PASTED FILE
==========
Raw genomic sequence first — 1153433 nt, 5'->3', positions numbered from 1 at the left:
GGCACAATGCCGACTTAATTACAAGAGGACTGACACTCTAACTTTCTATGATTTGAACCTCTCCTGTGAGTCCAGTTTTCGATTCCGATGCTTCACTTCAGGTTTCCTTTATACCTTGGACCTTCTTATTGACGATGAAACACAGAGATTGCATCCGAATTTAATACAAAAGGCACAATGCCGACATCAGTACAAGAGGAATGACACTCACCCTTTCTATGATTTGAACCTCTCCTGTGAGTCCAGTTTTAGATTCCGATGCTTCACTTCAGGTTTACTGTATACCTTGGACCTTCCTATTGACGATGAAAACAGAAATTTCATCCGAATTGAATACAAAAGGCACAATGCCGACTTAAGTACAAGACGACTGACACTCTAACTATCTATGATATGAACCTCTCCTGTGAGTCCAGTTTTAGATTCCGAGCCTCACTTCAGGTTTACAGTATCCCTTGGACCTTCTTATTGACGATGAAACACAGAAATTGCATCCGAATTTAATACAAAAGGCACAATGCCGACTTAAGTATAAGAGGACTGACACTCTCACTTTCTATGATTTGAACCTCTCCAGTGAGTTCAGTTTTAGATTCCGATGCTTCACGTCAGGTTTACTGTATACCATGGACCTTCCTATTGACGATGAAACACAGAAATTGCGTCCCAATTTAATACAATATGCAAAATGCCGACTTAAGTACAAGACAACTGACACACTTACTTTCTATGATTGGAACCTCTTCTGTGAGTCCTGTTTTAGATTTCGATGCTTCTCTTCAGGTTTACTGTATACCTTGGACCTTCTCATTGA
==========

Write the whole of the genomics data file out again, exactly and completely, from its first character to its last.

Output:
Raw genomic sequence first — 1153433 nt, 5'->3', positions numbered from 1 at the left:
GGCACAATGCCGACTTAATTACAAGAGGACTGACACTCTAACTTTCTATGATTTGAACCTCTCCTGTGAGTCCAGTTTTCGATTCCGATGCTTCACTTCAGGTTTCCTTTATACCTTGGACCTTCTTATTGACGATGAAACACAGAGATTGCATCCGAATTTAATACAAAAGGCACAATGCCGACATCAGTACAAGAGGAATGACACTCACCCTTTCTATGATTTGAACCTCTCCTGTGAGTCCAGTTTTAGATTCCGATGCTTCACTTCAGGTTTACTGTATACCTTGGACCTTCCTATTGACGATGAAAACAGAAATTTCATCCGAATTGAATACAAAAGGCACAATGCCGACTTAAGTACAAGACGACTGACACTCTAACTATCTATGATATGAACCTCTCCTGTGAGTCCAGTTTTAGATTCCGAGCCTCACTTCAGGTTTACAGTATCCCTTGGACCTTCTTATTGACGATGAAACACAGAAATTGCATCCGAATTTAATACAAAAGGCACAATGCCGACTTAAGTATAAGAGGACTGACACTCTCACTTTCTATGATTTGAACCTCTCCAGTGAGTTCAGTTTTAGATTCCGATGCTTCACGTCAGGTTTACTGTATACCATGGACCTTCCTATTGACGATGAAACACAGAAATTGCGTCCCAATTTAATACAATATGCAAAATGCCGACTTAAGTACAAGACAACTGACACACTTACTTTCTATGATTGGAACCTCTTCTGTGAGTCCTGTTTTAGATTTCGATGCTTCTCTTCAGGTTTACTGTATACCTTGGACCTTCTCATTGA